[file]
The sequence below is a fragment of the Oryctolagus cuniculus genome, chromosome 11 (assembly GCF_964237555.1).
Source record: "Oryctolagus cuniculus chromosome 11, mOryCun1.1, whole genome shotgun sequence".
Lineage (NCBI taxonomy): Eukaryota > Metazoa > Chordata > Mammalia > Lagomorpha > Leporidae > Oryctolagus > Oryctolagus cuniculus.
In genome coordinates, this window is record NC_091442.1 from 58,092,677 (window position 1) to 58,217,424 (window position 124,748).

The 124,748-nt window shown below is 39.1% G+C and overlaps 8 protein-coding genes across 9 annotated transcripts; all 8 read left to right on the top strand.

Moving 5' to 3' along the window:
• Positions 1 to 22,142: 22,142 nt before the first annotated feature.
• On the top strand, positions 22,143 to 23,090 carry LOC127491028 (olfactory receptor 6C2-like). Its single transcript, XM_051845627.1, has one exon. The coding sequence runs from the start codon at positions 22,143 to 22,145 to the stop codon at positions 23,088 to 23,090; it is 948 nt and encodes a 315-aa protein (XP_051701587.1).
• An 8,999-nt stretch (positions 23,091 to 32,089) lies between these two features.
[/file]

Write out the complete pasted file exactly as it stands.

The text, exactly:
The sequence below is a fragment of the Oryctolagus cuniculus genome, chromosome 11 (assembly GCF_964237555.1).
Source record: "Oryctolagus cuniculus chromosome 11, mOryCun1.1, whole genome shotgun sequence".
Lineage (NCBI taxonomy): Eukaryota > Metazoa > Chordata > Mammalia > Lagomorpha > Leporidae > Oryctolagus > Oryctolagus cuniculus.
In genome coordinates, this window is record NC_091442.1 from 58,092,677 (window position 1) to 58,217,424 (window position 124,748).

The 124,748-nt window shown below is 39.1% G+C and overlaps 8 protein-coding genes across 9 annotated transcripts; all 8 read left to right on the top strand.

Moving 5' to 3' along the window:
• Positions 1 to 22,142: 22,142 nt before the first annotated feature.
• On the top strand, positions 22,143 to 23,090 carry LOC127491028 (olfactory receptor 6C2-like). Its single transcript, XM_051845627.1, has one exon. The coding sequence runs from the start codon at positions 22,143 to 22,145 to the stop codon at positions 23,088 to 23,090; it is 948 nt and encodes a 315-aa protein (XP_051701587.1).
• An 8,999-nt stretch (positions 23,091 to 32,089) lies between these two features.